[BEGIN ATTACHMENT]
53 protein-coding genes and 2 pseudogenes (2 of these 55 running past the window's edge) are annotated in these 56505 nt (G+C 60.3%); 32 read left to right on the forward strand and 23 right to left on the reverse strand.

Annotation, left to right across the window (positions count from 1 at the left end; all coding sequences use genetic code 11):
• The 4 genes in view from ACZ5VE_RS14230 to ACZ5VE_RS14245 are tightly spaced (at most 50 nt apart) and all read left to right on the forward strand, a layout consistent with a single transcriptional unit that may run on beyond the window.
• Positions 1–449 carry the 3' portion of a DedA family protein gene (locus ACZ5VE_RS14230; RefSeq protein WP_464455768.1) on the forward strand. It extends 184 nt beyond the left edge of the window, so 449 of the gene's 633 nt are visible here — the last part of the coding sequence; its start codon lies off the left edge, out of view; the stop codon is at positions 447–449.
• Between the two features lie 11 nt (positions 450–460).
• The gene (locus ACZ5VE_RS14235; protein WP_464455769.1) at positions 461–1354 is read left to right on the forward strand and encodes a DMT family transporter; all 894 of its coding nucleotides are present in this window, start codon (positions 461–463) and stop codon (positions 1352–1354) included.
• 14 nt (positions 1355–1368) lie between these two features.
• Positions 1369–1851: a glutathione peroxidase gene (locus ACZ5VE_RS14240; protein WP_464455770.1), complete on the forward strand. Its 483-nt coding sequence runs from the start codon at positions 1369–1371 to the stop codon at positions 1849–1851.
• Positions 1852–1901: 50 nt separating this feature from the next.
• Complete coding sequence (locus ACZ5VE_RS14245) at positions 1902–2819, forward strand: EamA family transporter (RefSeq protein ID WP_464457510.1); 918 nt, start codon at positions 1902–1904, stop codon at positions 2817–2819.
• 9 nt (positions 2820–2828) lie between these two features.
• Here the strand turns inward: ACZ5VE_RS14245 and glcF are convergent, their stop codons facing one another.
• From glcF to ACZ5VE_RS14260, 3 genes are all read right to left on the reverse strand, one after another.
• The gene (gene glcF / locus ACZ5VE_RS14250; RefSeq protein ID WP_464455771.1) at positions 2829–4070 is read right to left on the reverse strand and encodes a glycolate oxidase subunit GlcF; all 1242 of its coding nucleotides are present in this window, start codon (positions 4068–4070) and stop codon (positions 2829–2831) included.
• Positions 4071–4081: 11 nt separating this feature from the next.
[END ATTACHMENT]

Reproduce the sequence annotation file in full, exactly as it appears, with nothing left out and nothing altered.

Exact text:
53 protein-coding genes and 2 pseudogenes (2 of these 55 running past the window's edge) are annotated in these 56505 nt (G+C 60.3%); 32 read left to right on the forward strand and 23 right to left on the reverse strand.

Annotation, left to right across the window (positions count from 1 at the left end; all coding sequences use genetic code 11):
• The 4 genes in view from ACZ5VE_RS14230 to ACZ5VE_RS14245 are tightly spaced (at most 50 nt apart) and all read left to right on the forward strand, a layout consistent with a single transcriptional unit that may run on beyond the window.
• Positions 1–449 carry the 3' portion of a DedA family protein gene (locus ACZ5VE_RS14230; RefSeq protein WP_464455768.1) on the forward strand. It extends 184 nt beyond the left edge of the window, so 449 of the gene's 633 nt are visible here — the last part of the coding sequence; its start codon lies off the left edge, out of view; the stop codon is at positions 447–449.
• Between the two features lie 11 nt (positions 450–460).
• The gene (locus ACZ5VE_RS14235; protein WP_464455769.1) at positions 461–1354 is read left to right on the forward strand and encodes a DMT family transporter; all 894 of its coding nucleotides are present in this window, start codon (positions 461–463) and stop codon (positions 1352–1354) included.
• 14 nt (positions 1355–1368) lie between these two features.
• Positions 1369–1851: a glutathione peroxidase gene (locus ACZ5VE_RS14240; protein WP_464455770.1), complete on the forward strand. Its 483-nt coding sequence runs from the start codon at positions 1369–1371 to the stop codon at positions 1849–1851.
• Positions 1852–1901: 50 nt separating this feature from the next.
• Complete coding sequence (locus ACZ5VE_RS14245) at positions 1902–2819, forward strand: EamA family transporter (RefSeq protein ID WP_464457510.1); 918 nt, start codon at positions 1902–1904, stop codon at positions 2817–2819.
• 9 nt (positions 2820–2828) lie between these two features.
• Here the strand turns inward: ACZ5VE_RS14245 and glcF are convergent, their stop codons facing one another.
• From glcF to ACZ5VE_RS14260, 3 genes are all read right to left on the reverse strand, one after another.
• The gene (gene glcF / locus ACZ5VE_RS14250; RefSeq protein ID WP_464455771.1) at positions 2829–4070 is read right to left on the reverse strand and encodes a glycolate oxidase subunit GlcF; all 1242 of its coding nucleotides are present in this window, start codon (positions 4068–4070) and stop codon (positions 2829–2831) included.
• Positions 4071–4081: 11 nt separating this feature from the next.